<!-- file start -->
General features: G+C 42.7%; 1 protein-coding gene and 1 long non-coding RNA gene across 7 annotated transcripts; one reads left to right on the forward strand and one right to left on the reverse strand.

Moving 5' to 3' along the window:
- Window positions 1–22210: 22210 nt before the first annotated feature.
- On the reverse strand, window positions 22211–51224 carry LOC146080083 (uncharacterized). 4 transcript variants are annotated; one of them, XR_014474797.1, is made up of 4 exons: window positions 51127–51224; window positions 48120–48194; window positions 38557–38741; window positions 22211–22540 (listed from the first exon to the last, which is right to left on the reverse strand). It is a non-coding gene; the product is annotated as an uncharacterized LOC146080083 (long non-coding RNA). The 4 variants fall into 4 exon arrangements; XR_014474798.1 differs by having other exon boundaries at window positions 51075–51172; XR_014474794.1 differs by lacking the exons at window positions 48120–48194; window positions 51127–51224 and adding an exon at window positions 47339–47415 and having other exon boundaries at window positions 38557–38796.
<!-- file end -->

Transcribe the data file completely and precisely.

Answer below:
General features: G+C 42.7%; 1 protein-coding gene and 1 long non-coding RNA gene across 7 annotated transcripts; one reads left to right on the forward strand and one right to left on the reverse strand.

Moving 5' to 3' along the window:
- Window positions 1–22210: 22210 nt before the first annotated feature.
- On the reverse strand, window positions 22211–51224 carry LOC146080083 (uncharacterized). 4 transcript variants are annotated; one of them, XR_014474797.1, is made up of 4 exons: window positions 51127–51224; window positions 48120–48194; window positions 38557–38741; window positions 22211–22540 (listed from the first exon to the last, which is right to left on the reverse strand). It is a non-coding gene; the product is annotated as an uncharacterized LOC146080083 (long non-coding RNA). The 4 variants fall into 4 exon arrangements; XR_014474798.1 differs by having other exon boundaries at window positions 51075–51172; XR_014474794.1 differs by lacking the exons at window positions 48120–48194; window positions 51127–51224 and adding an exon at window positions 47339–47415 and having other exon boundaries at window positions 38557–38796.